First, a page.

Celebrating Christmas before Thanksgiving is a debate already; celebrating Christmas before Halloween seems bizarre.
Taylor’s Student Activities Council (SAC) decided to tackle the mission of holding MyGen while also celebrating the long-running tradition of Silent Night, bringing Christmas a couple of months early to the Taylor community.
Going into the planning, SAC members aimed to incorporate Silent Night into their event, hoping to make up for the loss of events that students were already facing in this weird and unusual year. It wasn’t announced that Silent Night would happen until four days before MyGen.
“We didn’t really think it (Silent Night) was going to happen,” said sophomore Nathaniel Boer, a second-year SAC cabinet member. “And so, we were like ‘There’s been so much gone from this year. If we can kind of combine two traditions into one and try to give some semblance of normalcy.’”
Because the event was prefaced with the changes that come with COVID-19, regulations required some problem-solving. Some of those problems included accommodating the large crowds. In order to allow for the most people, SAC created a second show to allow more people access to see the event. The shows were held at 6 p.m. and 9 p.m. on Oct. 24.
Boer, as well as other performers described the aspect of having two shows as weird. Each individual discussed the difference in energy levels between the two show times. The later show sold out days prior to the event, whereas the earlier show had a great deal of extra seats left over.
“I think back to the 6 o’clock show, and that one seemed a little weird,” Boer said. “I think everyone there kind of felt that just because there were so few people there in terms of what we normally have.”
While it was a unique experience of having two shows, Boer predicts that next year’s MyGen will most likely return to the normal routine of having one show at the later time frame.
Even the new accommodations were no match for the excitement that the event ensued for the audience. Both shows filled Rediger Chapel as the Taylor community enjoyed a variety of genres of music. SAC created an atmosphere of excitement and fun.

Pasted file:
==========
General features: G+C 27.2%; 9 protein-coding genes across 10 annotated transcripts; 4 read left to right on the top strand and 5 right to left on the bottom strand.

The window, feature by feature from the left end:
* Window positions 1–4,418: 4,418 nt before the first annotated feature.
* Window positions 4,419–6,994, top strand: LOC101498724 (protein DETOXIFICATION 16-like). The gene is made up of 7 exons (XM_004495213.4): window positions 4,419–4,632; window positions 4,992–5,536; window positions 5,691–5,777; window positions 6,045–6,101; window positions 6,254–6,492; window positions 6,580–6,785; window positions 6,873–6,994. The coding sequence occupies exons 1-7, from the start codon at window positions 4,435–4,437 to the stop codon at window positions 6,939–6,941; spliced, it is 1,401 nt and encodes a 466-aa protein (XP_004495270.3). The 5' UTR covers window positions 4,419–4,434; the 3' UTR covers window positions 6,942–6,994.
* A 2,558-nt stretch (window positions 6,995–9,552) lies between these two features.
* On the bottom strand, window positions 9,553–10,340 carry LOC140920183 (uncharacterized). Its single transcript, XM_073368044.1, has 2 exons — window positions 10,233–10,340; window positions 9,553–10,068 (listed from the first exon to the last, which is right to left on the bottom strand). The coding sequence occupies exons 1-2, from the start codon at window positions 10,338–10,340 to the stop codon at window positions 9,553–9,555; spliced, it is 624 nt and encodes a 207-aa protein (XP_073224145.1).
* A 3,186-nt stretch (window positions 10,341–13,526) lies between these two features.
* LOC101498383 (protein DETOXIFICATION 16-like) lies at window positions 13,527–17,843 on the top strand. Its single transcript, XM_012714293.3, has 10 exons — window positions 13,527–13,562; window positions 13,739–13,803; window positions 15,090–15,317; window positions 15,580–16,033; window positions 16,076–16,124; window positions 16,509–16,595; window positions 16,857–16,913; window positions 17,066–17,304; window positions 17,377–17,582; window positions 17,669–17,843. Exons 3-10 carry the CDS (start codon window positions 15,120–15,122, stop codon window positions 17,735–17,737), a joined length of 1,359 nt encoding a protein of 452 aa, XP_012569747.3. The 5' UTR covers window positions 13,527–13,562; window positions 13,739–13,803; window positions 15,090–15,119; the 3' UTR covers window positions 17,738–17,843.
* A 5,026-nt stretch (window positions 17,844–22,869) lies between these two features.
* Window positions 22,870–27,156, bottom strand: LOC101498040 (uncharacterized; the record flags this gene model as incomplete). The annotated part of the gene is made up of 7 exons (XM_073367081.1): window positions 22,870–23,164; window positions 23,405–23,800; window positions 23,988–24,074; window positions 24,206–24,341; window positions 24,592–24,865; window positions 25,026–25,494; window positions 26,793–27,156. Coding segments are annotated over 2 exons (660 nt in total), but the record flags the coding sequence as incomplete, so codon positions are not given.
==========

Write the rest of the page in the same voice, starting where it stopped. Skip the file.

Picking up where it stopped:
The night’s performances started out with the 2018 COIN song, ‘Growing Pains,’ moving back into time to songs like Brittany Spears’ 1998 hit, ‘Baby One More Time.’ The groups’ choice of music aimed to cover songs that resemble the current generation of students at Taylor, ranging from 1998 to 2020. The music ranged in genres to create a diverse repertoire.
Outside of the diverse music, performers offered unique performances to the audience through several outlets. Sophomore Israel Smith and his group provided one of these experiences: back-up dancers. Smith closed the show with Beyoncé’s ‘Love on Top.’ The performer discusses how his performance brought some of his favorite memories because of the audience’s reactions.
“My favorite part was just getting to see everyone’s reactions to the backup dancers because most people don’t do back-up dancers for MyGen,” Smith said. “And I’ll just add all the key changes. Like, I just love the reactions that people had to it. And then just the very end, the ‘Love on top’ and the final pose, the power pose at the end, was just super fun.”
Overall, the performers’ main take-away from the event was the joy they had being able to perform together again. They each enjoyed being able to make music together in a live setting and being able to support one another in their musical journeys.
“My favorite thing about music, especially live music, is just how it can unite people from all different areas of campus, from all different walks of life, and it’s just a really cool way to come together and experience something,” Senior Bailey Miles said. “It’s a good way to use the gifts that God gives us in like a worshipful way. And I love that about music. That’s why I enjoy making music with people and why it was a good distraction from a very busy, stressful semester.”